Reference : Public Hearings in Investor-State Treaty Arbitration: Revisiting the Principle
Dissertations and theses : Doctoral thesis
Law, criminology & political science : European & international law
Law / European Law
Public Hearings in Investor-State Treaty Arbitration: Revisiting the Principle
Harvey Geb. Koprivica, Ana mailto [University of Luxembourg > Faculty of Law, Economics and Finance (FDEF) > >]
University of Luxembourg, ​Luxembourg, ​​Luxembourg
Hess, Burkhard mailto
Menetrey, Séverine mailto
Villiger, Mark
Vallines García, Enrique
Sorabji, John
[en] transparency ; open justice ; fair trial ; media coverage ; UNCITRAL Transparency Rules ; public access ; technologies ; television ; privacy
[de] Öffentlichkeitsprinzip ; Saalöffentlichkeit ; öffentliches Verfahren
[en] This thesis examines the scope, role and contemporary application of the traditional principle of public hearings, with a particular focus on the specific dispute resolution system of investor-state arbitration. Whereas there have been extensive discussions in recent years surrounding developments which aim to increase the procedural openness and transparency of this traditionally private dispute resolution system, the emergence of a distinct requirement of holding public hearings in such contexts has not yet been given much attention. This thesis seeks to provide a better understanding of public hearings in investment treaty arbitration. By going beyond the usual narrative of the legitimacy and policy objectives of transparency, a more systematic and comprehensive approach to the issue of public hearings in investor-state arbitration is adopted. In addressing existing gaps in the literature, this thesis contends that current developments related to the principle of public hearings should not be analysed as a phenomenon specific to investor-state arbitration, but should instead be analysed within the broader context of the analogous developments at both the domestic and international level. In conducting such an investigation, this thesis situates the debate surrounding public hearings in investment treaty arbitration within a broader legal landscape, encompassing both national and international courts and tribunals. By examining the evolution of public hearings, it is argued that a steady shift in the understanding of the principle of public hearings over time may be detected. Public hearings have gone from serving merely as a means of protecting the individual from the secrecy and arbitrariness of the state, to becoming a democratic tool which the public is entitled to use not only in order to monitor and evaluate the administration of justice, but also as a platform for facilitating further public debate. In other words, the thesis demonstrates a shift in the understanding of the principle of public hearings from being a mere right of an individual to be heard in an open court, to the (additional) right of the general public to have an insight into what goes on in the courtroom and the active duty of the courts to ensure that this right is respected. This latter aspect of the principle of public hearings is subject to comparative analysis which examines the normative and practical solutions adopted by national and international courts when applying the principle of public hearings. While detecting a divergent legal landscape when it comes to providing public access to hearings, this thesis reveals a general trend towards greater regulation of the ways in which the public may obtain such access. What is more, it shall be shown that, in an era of expanded media coverage of public hearings, the subsequent enlargement of the audiences for such hearings, and the possibility to instantly disseminate information about proceedings through various technologies creates new paths for procedural openness and new challenges for the courts. Based on the findings of this comparative analysis, the thesis argues that it is not only the principle of public hearings which has been renewed and transformed. In seeking to adapt to the principle, the procedures in which the principle of public hearings operates have also started to change. This comparative analysis then forms the basis upon which a critical analysis and in-depth assessment is provided within the context of public hearings in investor-state arbitration. From a more “dispute-oriented” perspective, the thesis looks into the considerations and challenges that ought to be taken into account by arbitral tribunals and parties when organising a public hearing. By not losing sight of the implications for the system as a whole, however, the thesis addresses the future impact that the introduction of public hearings into the system investor-state arbitration may have on that system and, notably, upon its procedures. The key finding here is that the increasing relevance of public hearings in investor-state arbitration constitutes merely one part of the overall evolution of the “public” dimension of the requirement of public hearings. When taking these developments together, the thesis concludes that the debate on what constitutes a truly public hearing has entered a new epoch, with new actors and new challenges.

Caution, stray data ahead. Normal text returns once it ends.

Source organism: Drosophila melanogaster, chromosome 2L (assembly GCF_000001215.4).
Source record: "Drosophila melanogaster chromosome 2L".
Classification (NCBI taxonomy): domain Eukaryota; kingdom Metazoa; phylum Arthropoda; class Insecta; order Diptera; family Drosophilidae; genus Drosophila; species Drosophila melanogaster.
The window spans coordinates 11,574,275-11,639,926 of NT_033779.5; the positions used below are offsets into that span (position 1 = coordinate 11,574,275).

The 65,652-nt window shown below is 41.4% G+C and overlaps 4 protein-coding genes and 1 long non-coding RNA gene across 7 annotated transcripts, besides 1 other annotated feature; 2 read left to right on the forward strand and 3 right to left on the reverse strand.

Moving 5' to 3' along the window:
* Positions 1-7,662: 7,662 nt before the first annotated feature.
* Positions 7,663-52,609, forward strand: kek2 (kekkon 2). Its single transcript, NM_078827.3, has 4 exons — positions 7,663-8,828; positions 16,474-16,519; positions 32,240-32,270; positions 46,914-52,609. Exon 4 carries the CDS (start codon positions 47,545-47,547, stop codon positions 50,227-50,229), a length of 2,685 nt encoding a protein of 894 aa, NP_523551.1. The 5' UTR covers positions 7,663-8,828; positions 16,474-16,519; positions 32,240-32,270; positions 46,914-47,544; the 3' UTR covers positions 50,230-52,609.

Researchers ; Professionals ; Students ; General public

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